Industrial and IT skill segments were among the largest temporary staffing in economic growth and revenues. Reports define “staffing revenue” as revenue related to temporary staffing, direct hire/permanent placement, retained search, and temp-to-hire conversion fees.

{This text provides general information and assumes no liability for the information given being complete or correct. Due to varying update cycles, statistics can display more up-to-date data than referenced in this article.}

“How Far Will You Go?” Insert; Are you on a potential blacklist?

Featured“How Far Will You Go?” Insert; Are you on a potential blacklist?

Recruitment agencies may outsource in a league of their own when it comes to gainful employment. At times one may find themselves calling frequently to ask if employment is available, but only to be told “no employment is available at this time.”

At least 29 states out of 50 have legal statutes forbidding blacklisting; a crime with consequence and punitive damages.

However blacklisting doesn’t necessarily pertain to recruitment employment availability but rather maybe the recruiter found something unappealing or perhaps the recruiter simply didn’t find one to be relatively adequate and placed one on a least likely to call list.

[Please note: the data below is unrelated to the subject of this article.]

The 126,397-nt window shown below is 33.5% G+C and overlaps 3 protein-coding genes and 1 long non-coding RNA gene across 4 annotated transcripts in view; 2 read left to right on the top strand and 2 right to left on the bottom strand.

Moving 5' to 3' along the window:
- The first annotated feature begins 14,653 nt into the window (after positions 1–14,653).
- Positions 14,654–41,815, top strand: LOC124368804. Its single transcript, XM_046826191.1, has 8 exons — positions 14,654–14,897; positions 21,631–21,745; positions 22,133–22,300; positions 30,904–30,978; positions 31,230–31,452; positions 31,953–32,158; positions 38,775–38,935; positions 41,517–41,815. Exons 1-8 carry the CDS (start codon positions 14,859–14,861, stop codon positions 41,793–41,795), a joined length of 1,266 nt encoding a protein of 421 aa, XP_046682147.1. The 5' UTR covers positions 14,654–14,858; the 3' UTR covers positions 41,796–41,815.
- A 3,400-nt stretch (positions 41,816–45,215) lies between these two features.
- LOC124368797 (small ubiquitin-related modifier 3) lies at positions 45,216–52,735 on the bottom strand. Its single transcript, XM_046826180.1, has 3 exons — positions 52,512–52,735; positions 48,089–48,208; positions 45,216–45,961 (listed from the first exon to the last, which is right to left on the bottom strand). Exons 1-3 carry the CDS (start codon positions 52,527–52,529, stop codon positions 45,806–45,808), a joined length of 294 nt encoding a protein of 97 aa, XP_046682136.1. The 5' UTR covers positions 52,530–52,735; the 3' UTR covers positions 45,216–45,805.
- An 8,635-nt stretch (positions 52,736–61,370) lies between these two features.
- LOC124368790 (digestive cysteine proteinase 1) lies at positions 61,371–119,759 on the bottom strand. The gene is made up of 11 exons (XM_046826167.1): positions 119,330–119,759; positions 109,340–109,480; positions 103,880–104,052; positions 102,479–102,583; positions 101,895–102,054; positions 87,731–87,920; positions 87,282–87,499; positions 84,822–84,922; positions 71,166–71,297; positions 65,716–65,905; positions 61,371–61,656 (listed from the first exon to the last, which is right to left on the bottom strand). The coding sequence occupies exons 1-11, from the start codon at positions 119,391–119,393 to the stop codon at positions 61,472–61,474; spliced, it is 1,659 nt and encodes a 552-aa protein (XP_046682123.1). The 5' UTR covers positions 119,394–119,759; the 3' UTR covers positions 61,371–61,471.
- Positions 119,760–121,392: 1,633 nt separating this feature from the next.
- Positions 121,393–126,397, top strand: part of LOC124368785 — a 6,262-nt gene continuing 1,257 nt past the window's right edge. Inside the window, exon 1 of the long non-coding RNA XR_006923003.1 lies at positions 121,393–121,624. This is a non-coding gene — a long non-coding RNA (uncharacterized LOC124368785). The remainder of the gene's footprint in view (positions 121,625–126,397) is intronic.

To learn more go to ebook/paperback options available at Amazon (ebook) or Barnes and Noble (ebook or paperback)

Availabe Now On Paperback “How Far Will You Go?” Second Edition @Barnes and Noble

Availabe Now On Paperback “How Far Will You Go?” Second Edition @Barnes and Noble

“How Far Will You Go?”

Introduction:

Currently there are nearly 8 million people out of work. Meanwhile, the staffing and recruitment agencies have been growing faster than the overall employment rates. Current statistics indicate that unemployment may drop significantly but not as one might think. Times have changed prior to past and throughout postwar era recessions when the US Department of Commerce started tracking Gross Domestic Products (GDP) in 1930’s.These unique economic shift changes have fundamentally created a new era based on present unemployment rates and how recruitment agencies factor into future outcomes for employees.  Over the course 2015, U.S. staffing agencies hired over 15 million temporary and contract employees, up by nearly 8% from over 14 million in 2014. Overall growth is predicted to accelerate significantly; supply and demand will continue to grow for recruitment agencies for 2017, leaving a global footprint towards new charted demographics, perhaps years and decades to come.

Now Available

https://www.barnesandnoble.com/w/how-far-will-you-go-marsha-beede/1127168840?ean=9781538096352

How Far Will You Go? Available on Amazon Kindle & Barnes and Noble Nook ebooks

How Far Will You Go? Available on Amazon Kindle & Barnes and Noble Nook ebooks